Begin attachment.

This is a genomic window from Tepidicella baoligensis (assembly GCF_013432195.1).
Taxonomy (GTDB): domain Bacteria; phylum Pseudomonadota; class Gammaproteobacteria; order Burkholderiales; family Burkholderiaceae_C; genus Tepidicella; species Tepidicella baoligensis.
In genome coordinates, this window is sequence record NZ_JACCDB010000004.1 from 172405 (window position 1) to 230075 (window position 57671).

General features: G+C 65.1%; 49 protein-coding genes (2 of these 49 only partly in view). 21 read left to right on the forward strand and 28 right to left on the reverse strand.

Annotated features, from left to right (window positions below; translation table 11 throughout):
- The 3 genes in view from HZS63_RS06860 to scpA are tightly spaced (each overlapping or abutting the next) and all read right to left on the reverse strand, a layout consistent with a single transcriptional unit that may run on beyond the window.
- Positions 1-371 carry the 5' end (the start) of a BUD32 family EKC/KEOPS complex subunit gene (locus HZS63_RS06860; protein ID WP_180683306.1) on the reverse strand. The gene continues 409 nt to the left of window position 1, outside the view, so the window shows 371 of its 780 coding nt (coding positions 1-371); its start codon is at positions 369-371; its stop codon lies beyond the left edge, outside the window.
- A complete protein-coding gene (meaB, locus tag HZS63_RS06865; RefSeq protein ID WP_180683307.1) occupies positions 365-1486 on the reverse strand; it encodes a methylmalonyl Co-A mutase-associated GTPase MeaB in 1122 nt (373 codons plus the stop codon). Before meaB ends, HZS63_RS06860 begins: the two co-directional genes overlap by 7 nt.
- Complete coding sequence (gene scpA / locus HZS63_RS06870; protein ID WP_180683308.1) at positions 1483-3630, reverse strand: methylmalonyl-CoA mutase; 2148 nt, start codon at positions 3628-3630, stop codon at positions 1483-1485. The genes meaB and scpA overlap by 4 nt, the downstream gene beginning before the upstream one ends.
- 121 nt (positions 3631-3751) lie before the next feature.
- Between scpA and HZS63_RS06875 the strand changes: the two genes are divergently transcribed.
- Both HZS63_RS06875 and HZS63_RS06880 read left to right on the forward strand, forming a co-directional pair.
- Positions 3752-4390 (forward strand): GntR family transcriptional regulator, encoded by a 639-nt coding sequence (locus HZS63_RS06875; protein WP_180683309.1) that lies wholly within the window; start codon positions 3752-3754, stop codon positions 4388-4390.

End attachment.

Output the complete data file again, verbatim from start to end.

This is a genomic window from Tepidicella baoligensis (assembly GCF_013432195.1).
Taxonomy (GTDB): domain Bacteria; phylum Pseudomonadota; class Gammaproteobacteria; order Burkholderiales; family Burkholderiaceae_C; genus Tepidicella; species Tepidicella baoligensis.
In genome coordinates, this window is sequence record NZ_JACCDB010000004.1 from 172405 (window position 1) to 230075 (window position 57671).

General features: G+C 65.1%; 49 protein-coding genes (2 of these 49 only partly in view). 21 read left to right on the forward strand and 28 right to left on the reverse strand.

Annotated features, from left to right (window positions below; translation table 11 throughout):
- The 3 genes in view from HZS63_RS06860 to scpA are tightly spaced (each overlapping or abutting the next) and all read right to left on the reverse strand, a layout consistent with a single transcriptional unit that may run on beyond the window.
- Positions 1-371 carry the 5' end (the start) of a BUD32 family EKC/KEOPS complex subunit gene (locus HZS63_RS06860; protein ID WP_180683306.1) on the reverse strand. The gene continues 409 nt to the left of window position 1, outside the view, so the window shows 371 of its 780 coding nt (coding positions 1-371); its start codon is at positions 369-371; its stop codon lies beyond the left edge, outside the window.
- A complete protein-coding gene (meaB, locus tag HZS63_RS06865; RefSeq protein ID WP_180683307.1) occupies positions 365-1486 on the reverse strand; it encodes a methylmalonyl Co-A mutase-associated GTPase MeaB in 1122 nt (373 codons plus the stop codon). Before meaB ends, HZS63_RS06860 begins: the two co-directional genes overlap by 7 nt.
- Complete coding sequence (gene scpA / locus HZS63_RS06870; protein ID WP_180683308.1) at positions 1483-3630, reverse strand: methylmalonyl-CoA mutase; 2148 nt, start codon at positions 3628-3630, stop codon at positions 1483-1485. The genes meaB and scpA overlap by 4 nt, the downstream gene beginning before the upstream one ends.
- 121 nt (positions 3631-3751) lie before the next feature.
- Between scpA and HZS63_RS06875 the strand changes: the two genes are divergently transcribed.
- Both HZS63_RS06875 and HZS63_RS06880 read left to right on the forward strand, forming a co-directional pair.
- Positions 3752-4390 (forward strand): GntR family transcriptional regulator, encoded by a 639-nt coding sequence (locus HZS63_RS06875; protein WP_180683309.1) that lies wholly within the window; start codon positions 3752-3754, stop codon positions 4388-4390.